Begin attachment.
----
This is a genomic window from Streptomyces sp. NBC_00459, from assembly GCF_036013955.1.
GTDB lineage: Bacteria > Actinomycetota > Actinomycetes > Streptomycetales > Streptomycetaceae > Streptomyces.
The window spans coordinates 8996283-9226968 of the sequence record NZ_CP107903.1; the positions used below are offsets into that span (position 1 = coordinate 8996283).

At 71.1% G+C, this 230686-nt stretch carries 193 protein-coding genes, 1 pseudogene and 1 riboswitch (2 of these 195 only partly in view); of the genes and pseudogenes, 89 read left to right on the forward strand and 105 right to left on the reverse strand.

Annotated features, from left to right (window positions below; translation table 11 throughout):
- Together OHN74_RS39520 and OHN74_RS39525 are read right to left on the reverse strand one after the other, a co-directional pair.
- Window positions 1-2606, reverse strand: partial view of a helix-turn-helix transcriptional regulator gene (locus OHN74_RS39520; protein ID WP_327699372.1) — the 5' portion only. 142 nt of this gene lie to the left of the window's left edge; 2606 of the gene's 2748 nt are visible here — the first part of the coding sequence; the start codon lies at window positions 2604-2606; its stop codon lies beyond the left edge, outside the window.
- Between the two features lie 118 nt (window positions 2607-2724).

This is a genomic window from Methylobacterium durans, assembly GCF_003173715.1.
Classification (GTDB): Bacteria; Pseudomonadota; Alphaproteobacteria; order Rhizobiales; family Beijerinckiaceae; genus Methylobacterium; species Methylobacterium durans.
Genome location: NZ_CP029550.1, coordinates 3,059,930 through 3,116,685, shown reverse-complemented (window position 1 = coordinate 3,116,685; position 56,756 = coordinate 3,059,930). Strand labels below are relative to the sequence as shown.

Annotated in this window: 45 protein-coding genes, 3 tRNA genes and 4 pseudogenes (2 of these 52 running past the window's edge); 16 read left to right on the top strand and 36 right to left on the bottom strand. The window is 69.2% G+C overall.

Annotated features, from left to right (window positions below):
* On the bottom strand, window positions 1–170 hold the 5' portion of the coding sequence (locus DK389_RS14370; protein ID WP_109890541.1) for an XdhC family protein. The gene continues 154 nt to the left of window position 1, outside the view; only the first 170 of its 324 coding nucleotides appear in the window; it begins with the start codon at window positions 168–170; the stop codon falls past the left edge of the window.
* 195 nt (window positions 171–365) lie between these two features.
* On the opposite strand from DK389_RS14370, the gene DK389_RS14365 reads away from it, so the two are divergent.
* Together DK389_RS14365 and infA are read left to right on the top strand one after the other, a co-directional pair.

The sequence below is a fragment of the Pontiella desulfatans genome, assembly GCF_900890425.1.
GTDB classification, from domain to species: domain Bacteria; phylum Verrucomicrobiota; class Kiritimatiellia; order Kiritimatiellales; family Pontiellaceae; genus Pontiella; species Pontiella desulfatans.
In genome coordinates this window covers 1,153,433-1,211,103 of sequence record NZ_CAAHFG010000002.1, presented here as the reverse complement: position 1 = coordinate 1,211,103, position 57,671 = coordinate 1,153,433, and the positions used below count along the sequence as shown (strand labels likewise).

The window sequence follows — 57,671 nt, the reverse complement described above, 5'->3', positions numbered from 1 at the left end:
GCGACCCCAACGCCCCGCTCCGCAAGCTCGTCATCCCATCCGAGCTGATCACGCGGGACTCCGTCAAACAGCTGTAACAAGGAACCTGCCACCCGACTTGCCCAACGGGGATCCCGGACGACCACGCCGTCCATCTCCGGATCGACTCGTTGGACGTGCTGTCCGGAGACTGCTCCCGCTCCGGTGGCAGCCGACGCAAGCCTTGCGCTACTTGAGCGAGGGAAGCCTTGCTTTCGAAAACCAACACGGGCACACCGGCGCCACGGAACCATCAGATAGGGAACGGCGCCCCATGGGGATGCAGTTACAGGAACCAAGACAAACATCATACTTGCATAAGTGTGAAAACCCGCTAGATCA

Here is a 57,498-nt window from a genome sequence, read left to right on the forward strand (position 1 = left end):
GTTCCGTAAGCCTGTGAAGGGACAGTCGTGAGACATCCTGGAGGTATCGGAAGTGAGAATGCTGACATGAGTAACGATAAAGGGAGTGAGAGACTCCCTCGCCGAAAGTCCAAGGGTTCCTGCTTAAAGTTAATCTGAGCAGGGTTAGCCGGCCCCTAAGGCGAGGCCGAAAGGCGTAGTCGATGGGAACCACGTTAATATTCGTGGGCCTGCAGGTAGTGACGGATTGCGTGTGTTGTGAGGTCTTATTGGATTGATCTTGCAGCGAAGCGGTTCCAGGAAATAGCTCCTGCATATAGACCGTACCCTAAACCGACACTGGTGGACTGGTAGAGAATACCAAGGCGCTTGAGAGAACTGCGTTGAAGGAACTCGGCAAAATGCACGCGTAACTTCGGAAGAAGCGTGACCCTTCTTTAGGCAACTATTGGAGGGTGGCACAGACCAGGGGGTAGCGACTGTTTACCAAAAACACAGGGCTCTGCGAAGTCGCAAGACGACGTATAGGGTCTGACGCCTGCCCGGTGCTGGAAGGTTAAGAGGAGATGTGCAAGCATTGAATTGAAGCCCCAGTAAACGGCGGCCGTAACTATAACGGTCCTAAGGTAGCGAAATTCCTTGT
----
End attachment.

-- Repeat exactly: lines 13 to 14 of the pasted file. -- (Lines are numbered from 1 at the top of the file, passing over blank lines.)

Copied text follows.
Annotated features, from left to right (window positions below):
* On the bottom strand, window positions 1–170 hold the 5' portion of the coding sequence (locus DK389_RS14370; protein ID WP_109890541.1) for an XdhC family protein. The gene continues 154 nt to the left of window position 1, outside the view; only the first 170 of its 324 coding nucleotides appear in the window; it begins with the start codon at window positions 168–170; the stop codon falls past the left edge of the window.